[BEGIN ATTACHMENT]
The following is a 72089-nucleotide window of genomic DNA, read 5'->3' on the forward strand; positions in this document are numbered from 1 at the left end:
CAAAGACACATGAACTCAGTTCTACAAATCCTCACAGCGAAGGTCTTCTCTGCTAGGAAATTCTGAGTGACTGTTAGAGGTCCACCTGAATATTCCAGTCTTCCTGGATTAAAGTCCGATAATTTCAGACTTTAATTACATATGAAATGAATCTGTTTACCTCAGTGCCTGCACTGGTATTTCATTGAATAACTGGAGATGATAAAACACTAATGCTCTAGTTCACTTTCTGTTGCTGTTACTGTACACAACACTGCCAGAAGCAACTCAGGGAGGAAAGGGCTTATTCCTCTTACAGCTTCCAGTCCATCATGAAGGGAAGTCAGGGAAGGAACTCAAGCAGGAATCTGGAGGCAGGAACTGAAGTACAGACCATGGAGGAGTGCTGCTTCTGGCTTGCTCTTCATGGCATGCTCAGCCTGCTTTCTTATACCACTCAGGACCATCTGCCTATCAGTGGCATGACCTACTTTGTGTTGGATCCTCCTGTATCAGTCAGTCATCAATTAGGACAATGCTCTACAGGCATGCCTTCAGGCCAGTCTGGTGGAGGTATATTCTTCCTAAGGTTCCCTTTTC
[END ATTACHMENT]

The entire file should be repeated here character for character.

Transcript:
The following is a 72089-nucleotide window of genomic DNA, read 5'->3' on the forward strand; positions in this document are numbered from 1 at the left end:
CAAAGACACATGAACTCAGTTCTACAAATCCTCACAGCGAAGGTCTTCTCTGCTAGGAAATTCTGAGTGACTGTTAGAGGTCCACCTGAATATTCCAGTCTTCCTGGATTAAAGTCCGATAATTTCAGACTTTAATTACATATGAAATGAATCTGTTTACCTCAGTGCCTGCACTGGTATTTCATTGAATAACTGGAGATGATAAAACACTAATGCTCTAGTTCACTTTCTGTTGCTGTTACTGTACACAACACTGCCAGAAGCAACTCAGGGAGGAAAGGGCTTATTCCTCTTACAGCTTCCAGTCCATCATGAAGGGAAGTCAGGGAAGGAACTCAAGCAGGAATCTGGAGGCAGGAACTGAAGTACAGACCATGGAGGAGTGCTGCTTCTGGCTTGCTCTTCATGGCATGCTCAGCCTGCTTTCTTATACCACTCAGGACCATCTGCCTATCAGTGGCATGACCTACTTTGTGTTGGATCCTCCTGTATCAGTCAGTCATCAATTAGGACAATGCTCTACAGGCATGCCTTCAGGCCAGTCTGGTGGAGGTATATTCTTCCTAAGGTTCCCTTTTC